Last week, we tackled the controversy which the Philippine Society of Medical Specialists Inc. (PSMSI) had unintentionally created by announcing an accreditation exam for first-time takers and reaccreditation evaluation for all its doctor-members and those who wish to apply for membership.
The PSMSI is composed of more than 7,000 surgeons, internists, pediatricians, obstetricians/gynecologists, anesthesiologists, and other specialists employed in government hospitals and other health facilities nationwide.
It was announced in a meeting called by the Philippine Medical Association (PMA), the mother-organization of all medical societies, that PSMSI officers have reconsidered their position and decided to cancel the planned
We explained in last week’s column that the PSMSI overstepped its competence and mandate in its plan to conduct the accreditation exams for specialists, an undertaking better left off with the eight lead specialty member-organizations of PMA.
More than ever, the medical society needs to show its unity. With the Universal Health Law hanging in the balance, with the uncertainties of its effective implementation weighing heavily, a unified and committed healthcare force is vital to overcome barriers, such as lack of facilities and healthcare personnel in the country.
A fragmented medical and healthcare community dissipates our scarce human resource. This unfortunate fragmentation worsens when each medical group decides impulsively on some major undertaking that could undermine the efforts of other medical groups.
More dialogues and consensus-building are needed to avoid miscommunication and missteps. Good intentions are not enough to rush a major undertaking.
The PMA, as mother organization, should assert its authority on its member societies. There’s no need to involve other organizations. And all the member organizations should respect, cooperate with, and recognize the authority of the PMA.
I’ve always said that the emphasis on specialization and sub-specialization has inevitably resulted in fragmentation of the medical community. Specialization first led to the development of expertise in a cluster of organs such as EENT (eye, ear, nose and throat), then to specific organs—ophthalmologists for the eyes, otorhinolaryngologists for the ear, nose and throat.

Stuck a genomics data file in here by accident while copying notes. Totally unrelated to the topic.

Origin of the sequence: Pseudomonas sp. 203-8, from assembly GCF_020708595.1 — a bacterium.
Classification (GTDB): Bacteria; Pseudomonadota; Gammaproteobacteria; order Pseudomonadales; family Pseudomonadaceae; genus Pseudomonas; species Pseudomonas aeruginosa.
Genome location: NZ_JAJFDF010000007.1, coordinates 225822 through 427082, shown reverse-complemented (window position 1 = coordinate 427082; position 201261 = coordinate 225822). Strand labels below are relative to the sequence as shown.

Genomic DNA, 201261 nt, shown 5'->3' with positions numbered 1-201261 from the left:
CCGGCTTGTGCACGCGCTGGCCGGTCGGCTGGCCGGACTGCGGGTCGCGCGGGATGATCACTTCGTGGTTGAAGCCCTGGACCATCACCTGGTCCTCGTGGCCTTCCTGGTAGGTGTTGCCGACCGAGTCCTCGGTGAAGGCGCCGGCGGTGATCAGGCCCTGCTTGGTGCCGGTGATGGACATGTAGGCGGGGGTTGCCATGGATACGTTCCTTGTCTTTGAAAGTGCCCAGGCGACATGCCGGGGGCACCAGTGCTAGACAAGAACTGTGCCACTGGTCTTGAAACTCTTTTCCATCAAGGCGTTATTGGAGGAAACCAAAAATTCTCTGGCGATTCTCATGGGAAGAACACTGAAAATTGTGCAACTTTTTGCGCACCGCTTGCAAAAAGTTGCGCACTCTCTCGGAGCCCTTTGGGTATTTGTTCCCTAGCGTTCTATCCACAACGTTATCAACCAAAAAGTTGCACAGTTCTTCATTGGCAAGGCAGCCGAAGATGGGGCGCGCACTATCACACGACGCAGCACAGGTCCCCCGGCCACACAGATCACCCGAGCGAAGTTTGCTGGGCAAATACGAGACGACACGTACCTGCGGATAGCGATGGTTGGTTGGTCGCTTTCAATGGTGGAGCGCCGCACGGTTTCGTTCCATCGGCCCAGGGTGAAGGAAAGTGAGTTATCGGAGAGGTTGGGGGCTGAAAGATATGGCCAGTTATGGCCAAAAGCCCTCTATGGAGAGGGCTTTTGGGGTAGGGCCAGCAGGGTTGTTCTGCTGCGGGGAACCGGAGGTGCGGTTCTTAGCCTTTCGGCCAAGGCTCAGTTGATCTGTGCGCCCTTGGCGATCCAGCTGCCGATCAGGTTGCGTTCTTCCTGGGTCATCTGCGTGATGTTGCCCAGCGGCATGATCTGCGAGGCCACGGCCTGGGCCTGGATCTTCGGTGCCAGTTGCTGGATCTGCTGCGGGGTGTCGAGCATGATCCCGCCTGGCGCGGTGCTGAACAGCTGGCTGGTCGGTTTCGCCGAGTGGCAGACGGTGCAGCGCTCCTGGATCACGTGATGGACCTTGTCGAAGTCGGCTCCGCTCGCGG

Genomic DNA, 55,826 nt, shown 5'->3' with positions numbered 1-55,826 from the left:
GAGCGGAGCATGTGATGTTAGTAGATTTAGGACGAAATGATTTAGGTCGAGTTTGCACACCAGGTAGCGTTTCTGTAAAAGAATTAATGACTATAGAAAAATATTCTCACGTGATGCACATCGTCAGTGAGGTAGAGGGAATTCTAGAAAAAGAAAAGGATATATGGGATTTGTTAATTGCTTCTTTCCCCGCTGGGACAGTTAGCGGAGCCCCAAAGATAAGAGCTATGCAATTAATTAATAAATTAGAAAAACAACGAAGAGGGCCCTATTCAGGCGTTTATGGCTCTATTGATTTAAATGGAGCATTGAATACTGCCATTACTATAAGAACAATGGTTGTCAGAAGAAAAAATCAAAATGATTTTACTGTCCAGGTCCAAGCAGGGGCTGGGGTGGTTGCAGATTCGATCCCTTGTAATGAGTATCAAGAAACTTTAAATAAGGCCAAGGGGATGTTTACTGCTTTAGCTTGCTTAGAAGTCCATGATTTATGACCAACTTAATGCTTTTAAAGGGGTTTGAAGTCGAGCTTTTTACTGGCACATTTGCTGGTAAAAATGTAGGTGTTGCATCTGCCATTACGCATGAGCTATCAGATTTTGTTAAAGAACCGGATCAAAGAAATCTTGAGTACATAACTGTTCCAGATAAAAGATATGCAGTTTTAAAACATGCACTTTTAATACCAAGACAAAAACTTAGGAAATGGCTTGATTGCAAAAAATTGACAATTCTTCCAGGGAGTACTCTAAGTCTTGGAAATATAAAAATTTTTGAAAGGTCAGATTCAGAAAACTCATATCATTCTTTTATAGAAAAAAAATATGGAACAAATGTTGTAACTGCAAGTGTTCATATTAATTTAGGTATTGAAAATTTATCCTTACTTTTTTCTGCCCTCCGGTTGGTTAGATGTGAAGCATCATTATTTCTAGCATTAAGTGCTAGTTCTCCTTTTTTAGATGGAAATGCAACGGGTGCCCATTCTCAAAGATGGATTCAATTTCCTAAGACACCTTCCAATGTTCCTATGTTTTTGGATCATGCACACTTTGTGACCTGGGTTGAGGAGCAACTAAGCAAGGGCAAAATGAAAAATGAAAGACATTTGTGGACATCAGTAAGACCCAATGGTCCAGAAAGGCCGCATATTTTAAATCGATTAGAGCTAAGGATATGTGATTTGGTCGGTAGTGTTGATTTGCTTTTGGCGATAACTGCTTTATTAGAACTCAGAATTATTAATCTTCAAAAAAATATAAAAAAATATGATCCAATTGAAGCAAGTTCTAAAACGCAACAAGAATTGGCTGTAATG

Now, some are specialists in specific parts of the organ only—like retina specialists, who are experts in dealing with the retina, the part of the inner eyes which is like a film where images are being “developed” in a fraction of a second so the eyes can visualize the image.
Probably in the future, there’ll be specialists in the left eye and a separate specialist in the right eye.
This sounds like a joke now, but a few of our senior general-practitioner colleagues, who have been practicing since the 1950s, tell us they never expected that specialization would reach this far.
And there’s no telling how far it could go.
Boon or bane?
Are such dynamic advancements a boon or bane for patients? I think both.
It’s a boon because many previously unknown diseases are now documented and can be readily diagnosed with available facilities. There are medical experts for practically any known medical problem, and patients are assured that they will get the best treatment that modern science can offer.
As a particular field of medicine advances, the specialist can readily update or upgrade his knowledge, and be on par with other specialists.
Unfortunately, it can be a bane, too—when several specialists handling a patient don’t act together, and just treat the patient on a per-organ basis.
The heart specialist treats the high blood pressure and blocked arteries of the patient, the pulmonologist treats the emphysema or bronchitis due to heavy smoking, the gastroenterologist treats the ulcer symptoms, the neurologist treats the frequent headaches and dizziness. No one bothers to treat the root cause of the problem, which could be undue work-related stress leading to unhealthy lifestyle.
Worse, each specialist sometimes doesn’t even check what the other specialists have prescribed. Time and again, it’s humbling when we realize that there’s duplication of related drugs, or we’ve prescribed a medicine with some potential serious interactions with the other medicines the patient is taking.
So, a patient seeing several specialists should show each doctor the medicine prescriptions of the other doctors.
For their part, the different specialists seeing the same patient should make an effort to communicate with each other, even with just a short note on what one’s findings are, and what he or she has prescribed the patient.
Each patient should have a notebook, and each specialist can write short notes on it after every visit. I know of pediatricians who are doing it. But doctors treating adult patients don’t.
I think it’s time this was done, too, for all patients, so that different specialists would be on the same page.
After all, the cardinal rule in medicine is Primum non nocere (First, do no harm).